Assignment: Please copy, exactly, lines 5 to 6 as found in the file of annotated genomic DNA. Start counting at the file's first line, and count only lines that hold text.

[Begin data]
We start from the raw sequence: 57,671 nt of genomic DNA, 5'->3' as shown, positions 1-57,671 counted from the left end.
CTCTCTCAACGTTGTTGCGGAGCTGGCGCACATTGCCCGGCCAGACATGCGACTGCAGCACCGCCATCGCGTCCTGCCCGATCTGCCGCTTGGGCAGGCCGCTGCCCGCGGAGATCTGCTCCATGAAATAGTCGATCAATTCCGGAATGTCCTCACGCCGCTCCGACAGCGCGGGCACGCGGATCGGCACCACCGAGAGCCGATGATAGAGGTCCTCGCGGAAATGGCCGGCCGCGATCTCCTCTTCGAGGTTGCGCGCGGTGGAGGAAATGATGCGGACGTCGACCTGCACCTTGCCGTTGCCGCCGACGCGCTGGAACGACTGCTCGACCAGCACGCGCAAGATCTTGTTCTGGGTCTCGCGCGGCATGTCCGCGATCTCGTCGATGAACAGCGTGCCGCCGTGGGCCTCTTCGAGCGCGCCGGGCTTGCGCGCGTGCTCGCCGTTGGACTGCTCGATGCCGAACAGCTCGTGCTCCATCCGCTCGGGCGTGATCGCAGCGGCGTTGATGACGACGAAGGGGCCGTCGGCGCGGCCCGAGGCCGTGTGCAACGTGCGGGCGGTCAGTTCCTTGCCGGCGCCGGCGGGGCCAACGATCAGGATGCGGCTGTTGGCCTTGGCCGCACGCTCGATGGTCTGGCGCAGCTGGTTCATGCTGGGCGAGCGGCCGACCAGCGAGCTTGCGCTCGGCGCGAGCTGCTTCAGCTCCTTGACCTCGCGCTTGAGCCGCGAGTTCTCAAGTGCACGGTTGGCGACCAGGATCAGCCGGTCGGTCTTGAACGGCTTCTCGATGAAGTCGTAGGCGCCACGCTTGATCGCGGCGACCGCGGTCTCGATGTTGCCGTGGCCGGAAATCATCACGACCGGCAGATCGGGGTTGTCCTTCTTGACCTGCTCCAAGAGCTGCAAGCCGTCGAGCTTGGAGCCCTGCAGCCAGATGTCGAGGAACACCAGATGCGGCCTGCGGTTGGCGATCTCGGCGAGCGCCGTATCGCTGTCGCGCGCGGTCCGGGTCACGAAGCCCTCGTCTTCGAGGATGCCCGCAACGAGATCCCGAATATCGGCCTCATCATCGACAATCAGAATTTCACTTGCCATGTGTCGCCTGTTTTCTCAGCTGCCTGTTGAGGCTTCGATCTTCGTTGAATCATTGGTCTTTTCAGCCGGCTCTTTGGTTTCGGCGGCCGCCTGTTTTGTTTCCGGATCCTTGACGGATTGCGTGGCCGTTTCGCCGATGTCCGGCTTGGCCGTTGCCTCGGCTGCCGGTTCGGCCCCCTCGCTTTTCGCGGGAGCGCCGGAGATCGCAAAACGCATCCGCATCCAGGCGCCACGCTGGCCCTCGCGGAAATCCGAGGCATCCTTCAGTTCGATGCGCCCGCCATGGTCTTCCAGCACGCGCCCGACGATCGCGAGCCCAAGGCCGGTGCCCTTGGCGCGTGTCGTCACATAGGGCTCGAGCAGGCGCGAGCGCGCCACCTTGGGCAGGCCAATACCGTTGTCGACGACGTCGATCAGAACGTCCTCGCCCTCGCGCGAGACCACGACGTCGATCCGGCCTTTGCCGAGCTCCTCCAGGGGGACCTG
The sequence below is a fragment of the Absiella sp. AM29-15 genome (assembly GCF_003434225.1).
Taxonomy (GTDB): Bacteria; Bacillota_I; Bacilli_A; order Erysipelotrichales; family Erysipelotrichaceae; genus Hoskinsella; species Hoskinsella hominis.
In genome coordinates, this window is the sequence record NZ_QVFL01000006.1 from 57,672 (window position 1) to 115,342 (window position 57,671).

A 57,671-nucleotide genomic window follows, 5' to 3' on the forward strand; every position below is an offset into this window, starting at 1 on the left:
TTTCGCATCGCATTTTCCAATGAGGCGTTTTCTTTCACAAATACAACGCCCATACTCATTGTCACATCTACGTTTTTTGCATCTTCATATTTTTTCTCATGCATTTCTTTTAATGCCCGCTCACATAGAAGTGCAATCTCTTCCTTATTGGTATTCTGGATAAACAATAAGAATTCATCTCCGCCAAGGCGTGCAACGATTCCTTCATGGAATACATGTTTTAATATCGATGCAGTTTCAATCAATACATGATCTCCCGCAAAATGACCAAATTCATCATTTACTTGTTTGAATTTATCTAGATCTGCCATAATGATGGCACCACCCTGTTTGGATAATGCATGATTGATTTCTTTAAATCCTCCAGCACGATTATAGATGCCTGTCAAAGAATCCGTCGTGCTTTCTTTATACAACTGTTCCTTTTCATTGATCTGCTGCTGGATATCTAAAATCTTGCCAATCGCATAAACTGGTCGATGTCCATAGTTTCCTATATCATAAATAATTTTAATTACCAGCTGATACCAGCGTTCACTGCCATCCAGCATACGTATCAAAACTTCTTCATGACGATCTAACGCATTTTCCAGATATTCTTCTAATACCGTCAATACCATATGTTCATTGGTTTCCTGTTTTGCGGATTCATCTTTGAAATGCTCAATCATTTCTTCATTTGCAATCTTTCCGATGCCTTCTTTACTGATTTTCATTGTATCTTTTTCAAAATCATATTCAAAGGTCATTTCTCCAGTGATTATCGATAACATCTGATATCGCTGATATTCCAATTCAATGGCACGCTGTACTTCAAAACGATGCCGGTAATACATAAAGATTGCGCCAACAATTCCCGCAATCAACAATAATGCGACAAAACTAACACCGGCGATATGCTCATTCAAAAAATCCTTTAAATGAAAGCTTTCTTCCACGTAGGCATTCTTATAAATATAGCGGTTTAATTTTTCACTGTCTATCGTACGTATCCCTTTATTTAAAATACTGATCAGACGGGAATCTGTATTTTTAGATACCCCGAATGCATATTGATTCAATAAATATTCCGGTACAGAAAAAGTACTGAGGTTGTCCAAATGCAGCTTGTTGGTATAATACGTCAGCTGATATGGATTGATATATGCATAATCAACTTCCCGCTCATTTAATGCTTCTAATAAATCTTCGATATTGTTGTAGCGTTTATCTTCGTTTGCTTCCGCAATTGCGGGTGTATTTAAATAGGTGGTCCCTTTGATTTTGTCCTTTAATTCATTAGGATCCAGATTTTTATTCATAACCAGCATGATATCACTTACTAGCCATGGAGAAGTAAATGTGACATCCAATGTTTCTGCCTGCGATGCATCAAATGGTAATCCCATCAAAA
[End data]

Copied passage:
In genome coordinates, this window is the sequence record NZ_QVFL01000006.1 from 57,672 (window position 1) to 115,342 (window position 57,671).

A 57,671-nucleotide genomic window follows, 5' to 3' on the forward strand; every position below is an offset into this window, starting at 1 on the left: